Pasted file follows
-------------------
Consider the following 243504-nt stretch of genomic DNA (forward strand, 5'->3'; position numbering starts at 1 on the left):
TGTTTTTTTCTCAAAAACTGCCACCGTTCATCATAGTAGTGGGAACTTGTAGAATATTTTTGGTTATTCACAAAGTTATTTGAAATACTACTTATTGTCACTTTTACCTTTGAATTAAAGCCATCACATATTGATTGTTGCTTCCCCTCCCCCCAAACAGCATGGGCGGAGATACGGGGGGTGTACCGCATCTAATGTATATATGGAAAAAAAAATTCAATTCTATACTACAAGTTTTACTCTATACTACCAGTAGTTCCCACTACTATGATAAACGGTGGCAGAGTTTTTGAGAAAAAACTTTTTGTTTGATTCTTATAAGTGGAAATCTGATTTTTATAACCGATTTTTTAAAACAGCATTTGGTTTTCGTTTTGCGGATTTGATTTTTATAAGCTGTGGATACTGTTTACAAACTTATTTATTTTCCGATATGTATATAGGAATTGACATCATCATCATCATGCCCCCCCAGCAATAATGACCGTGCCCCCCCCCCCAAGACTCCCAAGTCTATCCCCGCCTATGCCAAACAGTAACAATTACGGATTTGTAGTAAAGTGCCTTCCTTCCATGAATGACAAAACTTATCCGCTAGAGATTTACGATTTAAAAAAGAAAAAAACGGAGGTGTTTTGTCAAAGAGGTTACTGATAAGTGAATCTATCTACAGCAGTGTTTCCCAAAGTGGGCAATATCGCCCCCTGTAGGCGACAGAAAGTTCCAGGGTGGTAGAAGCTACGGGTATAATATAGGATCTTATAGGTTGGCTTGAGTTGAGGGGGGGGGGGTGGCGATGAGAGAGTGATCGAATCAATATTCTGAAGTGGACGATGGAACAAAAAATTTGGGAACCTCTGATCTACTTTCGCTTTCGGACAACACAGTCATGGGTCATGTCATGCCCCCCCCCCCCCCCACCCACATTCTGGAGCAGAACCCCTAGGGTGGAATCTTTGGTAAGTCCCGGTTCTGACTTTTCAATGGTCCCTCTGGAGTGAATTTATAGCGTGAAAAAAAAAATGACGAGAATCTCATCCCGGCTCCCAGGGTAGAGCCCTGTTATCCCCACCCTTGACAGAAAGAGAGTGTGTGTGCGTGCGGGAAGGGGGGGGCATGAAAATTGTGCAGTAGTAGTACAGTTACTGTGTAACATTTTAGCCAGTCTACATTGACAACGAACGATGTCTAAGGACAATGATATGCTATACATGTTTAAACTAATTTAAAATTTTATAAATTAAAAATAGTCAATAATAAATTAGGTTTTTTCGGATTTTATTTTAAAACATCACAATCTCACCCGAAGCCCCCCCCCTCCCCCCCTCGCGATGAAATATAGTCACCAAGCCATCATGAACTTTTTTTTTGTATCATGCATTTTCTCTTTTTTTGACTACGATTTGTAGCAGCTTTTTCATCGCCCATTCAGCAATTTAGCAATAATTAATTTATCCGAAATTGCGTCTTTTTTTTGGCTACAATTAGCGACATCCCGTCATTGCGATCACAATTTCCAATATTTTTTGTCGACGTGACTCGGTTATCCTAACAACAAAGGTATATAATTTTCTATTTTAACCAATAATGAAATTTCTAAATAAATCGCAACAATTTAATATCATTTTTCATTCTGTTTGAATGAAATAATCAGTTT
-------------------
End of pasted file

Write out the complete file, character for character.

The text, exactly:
Consider the following 243504-nt stretch of genomic DNA (forward strand, 5'->3'; position numbering starts at 1 on the left):
TGTTTTTTTCTCAAAAACTGCCACCGTTCATCATAGTAGTGGGAACTTGTAGAATATTTTTGGTTATTCACAAAGTTATTTGAAATACTACTTATTGTCACTTTTACCTTTGAATTAAAGCCATCACATATTGATTGTTGCTTCCCCTCCCCCCAAACAGCATGGGCGGAGATACGGGGGGTGTACCGCATCTAATGTATATATGGAAAAAAAAATTCAATTCTATACTACAAGTTTTACTCTATACTACCAGTAGTTCCCACTACTATGATAAACGGTGGCAGAGTTTTTGAGAAAAAACTTTTTGTTTGATTCTTATAAGTGGAAATCTGATTTTTATAACCGATTTTTTAAAACAGCATTTGGTTTTCGTTTTGCGGATTTGATTTTTATAAGCTGTGGATACTGTTTACAAACTTATTTATTTTCCGATATGTATATAGGAATTGACATCATCATCATCATGCCCCCCCAGCAATAATGACCGTGCCCCCCCCCCCAAGACTCCCAAGTCTATCCCCGCCTATGCCAAACAGTAACAATTACGGATTTGTAGTAAAGTGCCTTCCTTCCATGAATGACAAAACTTATCCGCTAGAGATTTACGATTTAAAAAAGAAAAAAACGGAGGTGTTTTGTCAAAGAGGTTACTGATAAGTGAATCTATCTACAGCAGTGTTTCCCAAAGTGGGCAATATCGCCCCCTGTAGGCGACAGAAAGTTCCAGGGTGGTAGAAGCTACGGGTATAATATAGGATCTTATAGGTTGGCTTGAGTTGAGGGGGGGGGGGTGGCGATGAGAGAGTGATCGAATCAATATTCTGAAGTGGACGATGGAACAAAAAATTTGGGAACCTCTGATCTACTTTCGCTTTCGGACAACACAGTCATGGGTCATGTCATGCCCCCCCCCCCCCCCACCCACATTCTGGAGCAGAACCCCTAGGGTGGAATCTTTGGTAAGTCCCGGTTCTGACTTTTCAATGGTCCCTCTGGAGTGAATTTATAGCGTGAAAAAAAAAATGACGAGAATCTCATCCCGGCTCCCAGGGTAGAGCCCTGTTATCCCCACCCTTGACAGAAAGAGAGTGTGTGTGCGTGCGGGAAGGGGGGGGCATGAAAATTGTGCAGTAGTAGTACAGTTACTGTGTAACATTTTAGCCAGTCTACATTGACAACGAACGATGTCTAAGGACAATGATATGCTATACATGTTTAAACTAATTTAAAATTTTATAAATTAAAAATAGTCAATAATAAATTAGGTTTTTTCGGATTTTATTTTAAAACATCACAATCTCACCCGAAGCCCCCCCCCTCCCCCCCTCGCGATGAAATATAGTCACCAAGCCATCATGAACTTTTTTTTTGTATCATGCATTTTCTCTTTTTTTGACTACGATTTGTAGCAGCTTTTTCATCGCCCATTCAGCAATTTAGCAATAATTAATTTATCCGAAATTGCGTCTTTTTTTTGGCTACAATTAGCGACATCCCGTCATTGCGATCACAATTTCCAATATTTTTTGTCGACGTGACTCGGTTATCCTAACAACAAAGGTATATAATTTTCTATTTTAACCAATAATGAAATTTCTAAATAAATCGCAACAATTTAATATCATTTTTCATTCTGTTTGAATGAAATAATCAGTTT